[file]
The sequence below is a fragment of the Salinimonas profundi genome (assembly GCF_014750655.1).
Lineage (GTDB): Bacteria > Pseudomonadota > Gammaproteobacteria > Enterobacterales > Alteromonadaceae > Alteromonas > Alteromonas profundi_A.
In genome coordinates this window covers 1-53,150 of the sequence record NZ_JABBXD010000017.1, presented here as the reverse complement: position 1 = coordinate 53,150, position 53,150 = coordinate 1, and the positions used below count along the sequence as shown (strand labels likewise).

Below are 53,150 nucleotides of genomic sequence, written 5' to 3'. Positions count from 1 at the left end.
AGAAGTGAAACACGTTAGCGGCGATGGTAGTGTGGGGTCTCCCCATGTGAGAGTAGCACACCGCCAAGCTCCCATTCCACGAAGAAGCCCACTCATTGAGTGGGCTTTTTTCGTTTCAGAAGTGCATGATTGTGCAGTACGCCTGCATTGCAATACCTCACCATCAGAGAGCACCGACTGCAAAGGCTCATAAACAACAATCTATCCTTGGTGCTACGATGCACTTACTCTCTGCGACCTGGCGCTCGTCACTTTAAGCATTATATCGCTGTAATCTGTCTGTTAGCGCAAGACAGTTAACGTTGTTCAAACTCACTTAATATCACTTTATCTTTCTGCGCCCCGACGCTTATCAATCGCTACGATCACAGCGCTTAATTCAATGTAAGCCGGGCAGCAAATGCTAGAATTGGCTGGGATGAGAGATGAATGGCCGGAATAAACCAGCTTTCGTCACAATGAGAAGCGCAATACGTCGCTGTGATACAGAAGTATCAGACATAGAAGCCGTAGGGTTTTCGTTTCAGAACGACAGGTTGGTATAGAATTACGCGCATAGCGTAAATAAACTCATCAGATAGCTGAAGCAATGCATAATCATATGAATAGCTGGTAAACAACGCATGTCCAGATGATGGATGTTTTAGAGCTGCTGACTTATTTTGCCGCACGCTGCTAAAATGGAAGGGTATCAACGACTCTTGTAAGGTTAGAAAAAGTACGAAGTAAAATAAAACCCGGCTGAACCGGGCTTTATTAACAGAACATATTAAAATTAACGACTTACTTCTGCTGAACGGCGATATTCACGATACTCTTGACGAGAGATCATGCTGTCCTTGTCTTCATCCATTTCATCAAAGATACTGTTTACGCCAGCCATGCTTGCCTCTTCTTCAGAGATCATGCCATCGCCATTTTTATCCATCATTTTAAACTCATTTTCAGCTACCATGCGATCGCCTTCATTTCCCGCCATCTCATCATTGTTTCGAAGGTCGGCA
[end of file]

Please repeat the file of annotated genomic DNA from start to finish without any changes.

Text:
The sequence below is a fragment of the Salinimonas profundi genome (assembly GCF_014750655.1).
Lineage (GTDB): Bacteria > Pseudomonadota > Gammaproteobacteria > Enterobacterales > Alteromonadaceae > Alteromonas > Alteromonas profundi_A.
In genome coordinates this window covers 1-53,150 of the sequence record NZ_JABBXD010000017.1, presented here as the reverse complement: position 1 = coordinate 53,150, position 53,150 = coordinate 1, and the positions used below count along the sequence as shown (strand labels likewise).

Below are 53,150 nucleotides of genomic sequence, written 5' to 3'. Positions count from 1 at the left end.
AGAAGTGAAACACGTTAGCGGCGATGGTAGTGTGGGGTCTCCCCATGTGAGAGTAGCACACCGCCAAGCTCCCATTCCACGAAGAAGCCCACTCATTGAGTGGGCTTTTTTCGTTTCAGAAGTGCATGATTGTGCAGTACGCCTGCATTGCAATACCTCACCATCAGAGAGCACCGACTGCAAAGGCTCATAAACAACAATCTATCCTTGGTGCTACGATGCACTTACTCTCTGCGACCTGGCGCTCGTCACTTTAAGCATTATATCGCTGTAATCTGTCTGTTAGCGCAAGACAGTTAACGTTGTTCAAACTCACTTAATATCACTTTATCTTTCTGCGCCCCGACGCTTATCAATCGCTACGATCACAGCGCTTAATTCAATGTAAGCCGGGCAGCAAATGCTAGAATTGGCTGGGATGAGAGATGAATGGCCGGAATAAACCAGCTTTCGTCACAATGAGAAGCGCAATACGTCGCTGTGATACAGAAGTATCAGACATAGAAGCCGTAGGGTTTTCGTTTCAGAACGACAGGTTGGTATAGAATTACGCGCATAGCGTAAATAAACTCATCAGATAGCTGAAGCAATGCATAATCATATGAATAGCTGGTAAACAACGCATGTCCAGATGATGGATGTTTTAGAGCTGCTGACTTATTTTGCCGCACGCTGCTAAAATGGAAGGGTATCAACGACTCTTGTAAGGTTAGAAAAAGTACGAAGTAAAATAAAACCCGGCTGAACCGGGCTTTATTAACAGAACATATTAAAATTAACGACTTACTTCTGCTGAACGGCGATATTCACGATACTCTTGACGAGAGATCATGCTGTCCTTGTCTTCATCCATTTCATCAAAGATACTGTTTACGCCAGCCATGCTTGCCTCTTCTTCAGAGATCATGCCATCGCCATTTTTATCCATCATTTTAAACTCATTTTCAGCTACCATGCGATCGCCTTCATTTCCCGCCATCTCATCATTGTTTCGAAGGTCGGCA